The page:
This fluency with data has also made the Left Coasters critical contributors of campaign expertise for President Obama and other Democrats. Now they are starting to fund the next generation of pliable favorites, most recently Newark Mayor and senatorial aspirant Cory Booker.
The rise of the Left Coast oligarchs will likely accelerate the extinction of the traditional working-class Democratic Party. Bezos and other Left Coasters tend to be progressive on social issues, but vehemently opposed to unions, here and abroad.
Bezos and other online retailers will need to defend themselves against attacks on the job-destroying aspects of their shops; since 2003 there has been a loss of roughly 800,000 retail jobs while the electronic side of the industry has generated less than 180,000.
This may not endear the oligarchs to a large part of American middle class who would prefer those jobs go to themselves, or their children. Left Coasters also embrace green policies that entail high energy prices, arguably more acceptable in the mild, if a bit, wet climate of the Left Coast but economically disadvantageous to far less temperate middle America.
Conservatives, for their part, hope that the Left Coast moguls prove more libertarian than statist. But they may miss the fundamental law of oligarchy: when a company dominates a sector, they usually seek to use the government to consolidate their position. Google and other tech firms, for example, have been more than happy to feed off the crony capitalist trough — for example in backing renewable energy schemes — when opportunity strikes.
What’s the Future?
Demography is working against the East Coast, now the oldest part of the country, with the smallest population under 20. The region’s aging population will likely blunt innovation there. In contrast, despite high housing prices, the Left Coast’s population grew 10% in the last decade compared to 6% for the Northeast; Census projections to 2023 suggest the Northeast will continue to lag as well over the next ten years.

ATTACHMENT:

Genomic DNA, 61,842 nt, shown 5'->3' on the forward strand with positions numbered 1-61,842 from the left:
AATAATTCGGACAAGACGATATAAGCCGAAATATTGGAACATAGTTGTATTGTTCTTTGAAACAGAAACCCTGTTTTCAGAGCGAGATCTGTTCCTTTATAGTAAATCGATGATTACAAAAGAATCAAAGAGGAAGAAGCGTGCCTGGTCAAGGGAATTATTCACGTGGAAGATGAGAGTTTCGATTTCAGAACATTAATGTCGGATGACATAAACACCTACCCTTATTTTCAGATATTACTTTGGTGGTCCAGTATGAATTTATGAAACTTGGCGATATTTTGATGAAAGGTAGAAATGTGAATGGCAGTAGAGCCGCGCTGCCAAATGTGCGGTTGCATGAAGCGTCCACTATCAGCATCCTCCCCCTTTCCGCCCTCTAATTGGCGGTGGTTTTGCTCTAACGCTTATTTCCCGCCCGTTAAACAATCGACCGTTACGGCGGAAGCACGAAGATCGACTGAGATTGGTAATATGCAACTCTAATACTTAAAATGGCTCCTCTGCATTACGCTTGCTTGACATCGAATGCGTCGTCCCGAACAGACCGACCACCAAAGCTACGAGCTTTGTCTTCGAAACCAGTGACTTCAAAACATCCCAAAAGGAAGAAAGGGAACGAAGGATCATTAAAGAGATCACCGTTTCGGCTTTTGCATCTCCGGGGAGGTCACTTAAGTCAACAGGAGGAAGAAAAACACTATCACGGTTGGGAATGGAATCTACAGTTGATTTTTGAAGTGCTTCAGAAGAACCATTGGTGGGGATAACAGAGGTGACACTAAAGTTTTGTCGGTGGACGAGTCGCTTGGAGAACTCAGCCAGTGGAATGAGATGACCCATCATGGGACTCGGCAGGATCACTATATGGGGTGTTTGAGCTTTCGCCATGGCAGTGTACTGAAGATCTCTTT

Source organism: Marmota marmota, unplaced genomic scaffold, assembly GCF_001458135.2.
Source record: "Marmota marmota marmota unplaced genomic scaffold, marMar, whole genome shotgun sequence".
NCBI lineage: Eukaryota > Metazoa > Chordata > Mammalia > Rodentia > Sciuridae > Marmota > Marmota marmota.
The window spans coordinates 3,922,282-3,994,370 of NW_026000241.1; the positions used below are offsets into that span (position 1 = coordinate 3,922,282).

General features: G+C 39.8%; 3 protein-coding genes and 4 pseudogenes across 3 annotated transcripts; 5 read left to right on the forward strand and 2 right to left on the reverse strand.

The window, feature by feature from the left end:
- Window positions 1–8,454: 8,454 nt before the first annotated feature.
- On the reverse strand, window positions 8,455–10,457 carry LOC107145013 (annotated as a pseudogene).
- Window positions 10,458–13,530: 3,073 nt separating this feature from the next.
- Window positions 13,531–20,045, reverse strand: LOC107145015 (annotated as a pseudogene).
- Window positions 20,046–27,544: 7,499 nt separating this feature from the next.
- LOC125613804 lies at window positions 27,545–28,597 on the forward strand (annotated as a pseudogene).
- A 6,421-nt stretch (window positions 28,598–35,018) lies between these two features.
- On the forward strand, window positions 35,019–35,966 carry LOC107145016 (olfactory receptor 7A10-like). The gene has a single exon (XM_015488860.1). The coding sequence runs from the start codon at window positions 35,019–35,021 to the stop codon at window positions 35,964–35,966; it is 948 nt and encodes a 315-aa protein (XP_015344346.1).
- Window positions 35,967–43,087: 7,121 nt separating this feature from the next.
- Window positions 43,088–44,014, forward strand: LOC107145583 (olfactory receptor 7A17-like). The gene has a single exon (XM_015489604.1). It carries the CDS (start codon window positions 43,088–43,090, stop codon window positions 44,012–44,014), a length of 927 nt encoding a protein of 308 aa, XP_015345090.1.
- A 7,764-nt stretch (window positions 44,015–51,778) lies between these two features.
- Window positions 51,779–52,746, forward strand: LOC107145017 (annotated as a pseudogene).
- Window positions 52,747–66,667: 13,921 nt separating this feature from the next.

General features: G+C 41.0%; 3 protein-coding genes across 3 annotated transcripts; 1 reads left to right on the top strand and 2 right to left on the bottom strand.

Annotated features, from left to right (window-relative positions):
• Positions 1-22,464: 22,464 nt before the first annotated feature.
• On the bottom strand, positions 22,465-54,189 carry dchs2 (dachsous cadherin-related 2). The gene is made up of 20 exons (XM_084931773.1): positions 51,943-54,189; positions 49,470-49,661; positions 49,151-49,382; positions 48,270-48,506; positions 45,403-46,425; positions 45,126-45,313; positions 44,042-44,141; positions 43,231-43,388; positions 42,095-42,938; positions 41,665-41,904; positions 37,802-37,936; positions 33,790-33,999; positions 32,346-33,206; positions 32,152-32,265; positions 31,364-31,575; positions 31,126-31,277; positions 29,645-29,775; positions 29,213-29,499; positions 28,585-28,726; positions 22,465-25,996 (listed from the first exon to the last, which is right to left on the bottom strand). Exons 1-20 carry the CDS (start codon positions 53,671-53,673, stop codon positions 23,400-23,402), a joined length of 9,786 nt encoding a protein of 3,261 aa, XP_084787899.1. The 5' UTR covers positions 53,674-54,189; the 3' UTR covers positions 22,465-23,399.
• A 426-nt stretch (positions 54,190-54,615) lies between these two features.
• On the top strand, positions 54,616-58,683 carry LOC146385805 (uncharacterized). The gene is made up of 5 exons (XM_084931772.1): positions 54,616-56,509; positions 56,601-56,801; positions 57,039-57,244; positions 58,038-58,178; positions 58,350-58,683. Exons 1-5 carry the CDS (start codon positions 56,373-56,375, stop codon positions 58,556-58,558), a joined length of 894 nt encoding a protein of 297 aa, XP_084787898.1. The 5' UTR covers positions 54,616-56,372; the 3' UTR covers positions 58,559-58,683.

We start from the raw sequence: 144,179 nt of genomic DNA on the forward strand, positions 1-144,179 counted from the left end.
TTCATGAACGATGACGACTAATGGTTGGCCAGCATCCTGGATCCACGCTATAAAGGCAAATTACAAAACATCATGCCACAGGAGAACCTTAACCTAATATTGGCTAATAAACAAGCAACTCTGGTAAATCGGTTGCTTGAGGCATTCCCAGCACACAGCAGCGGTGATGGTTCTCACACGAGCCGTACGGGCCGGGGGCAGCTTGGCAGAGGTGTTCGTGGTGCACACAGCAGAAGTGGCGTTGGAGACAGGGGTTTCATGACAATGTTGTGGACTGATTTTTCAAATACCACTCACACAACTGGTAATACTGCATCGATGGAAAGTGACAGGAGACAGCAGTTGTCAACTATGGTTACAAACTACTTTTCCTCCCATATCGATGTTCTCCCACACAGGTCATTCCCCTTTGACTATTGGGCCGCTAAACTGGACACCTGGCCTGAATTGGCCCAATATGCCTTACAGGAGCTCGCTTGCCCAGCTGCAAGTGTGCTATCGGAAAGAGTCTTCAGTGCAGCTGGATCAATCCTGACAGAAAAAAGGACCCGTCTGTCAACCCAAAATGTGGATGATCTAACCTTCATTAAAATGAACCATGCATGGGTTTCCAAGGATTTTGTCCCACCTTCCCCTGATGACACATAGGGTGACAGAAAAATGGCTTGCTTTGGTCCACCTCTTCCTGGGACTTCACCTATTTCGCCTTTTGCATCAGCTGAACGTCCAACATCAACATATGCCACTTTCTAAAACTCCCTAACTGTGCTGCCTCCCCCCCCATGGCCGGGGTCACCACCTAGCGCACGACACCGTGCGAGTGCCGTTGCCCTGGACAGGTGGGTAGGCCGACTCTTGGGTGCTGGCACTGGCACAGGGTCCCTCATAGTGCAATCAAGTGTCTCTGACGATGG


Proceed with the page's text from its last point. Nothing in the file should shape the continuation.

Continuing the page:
As urban analyst Aaron Renn has noted, Seattle, Portland and San Francisco also boast a very politically incorrect advantage. Despite their worship at the altar of diversity, these cities have smaller populations of African-Americans and Latinos, who tend to be more economically disadvantaged. The Northeast is three times as black as the Left Coast. In contrast, the Left Coast’s largely upwardly mobile Asians account for 15% of the local population, three times their proportion on the East Coast.
The Left Coast also enjoys by far the highest concentration of people engaged in STEM jobs — roughly 50% higher the national average. Since 2005 STEM employment has expanded by double-digit percentages in Seattle, San Jose and San Francisco, compared to much more modest gains in New York and Boston. In some fields like e-tailing, the Left Coast, not surprisingly, dominates, with Seattle and San Jose leading the way.
Given the current economic trajectory, more traditional East Coast dominated-industries — from brick and mortar retail to publishing and media — can be expected to crumble before the onslaught of the Bay Area and Seattle. The old cities of the East may hold their social prestige and legacy well into the current century, but the blue balance of power seems destined to keep tilting toward the Left Coast.
Joel Kotkin is executive editor of NewGeography.com and Distinguished Presidential Fellow in Urban Futures at Chapman University, and a member of the editorial board of the Orange County Register. He is author of The City: A Global History and The Next Hundred Million: America in 2050. His most recent study, The Rise of Postfamilialism, has been widely discussed and distributed internationally. He lives in Los Angeles, CA.
This piece originally appeared at Forbes.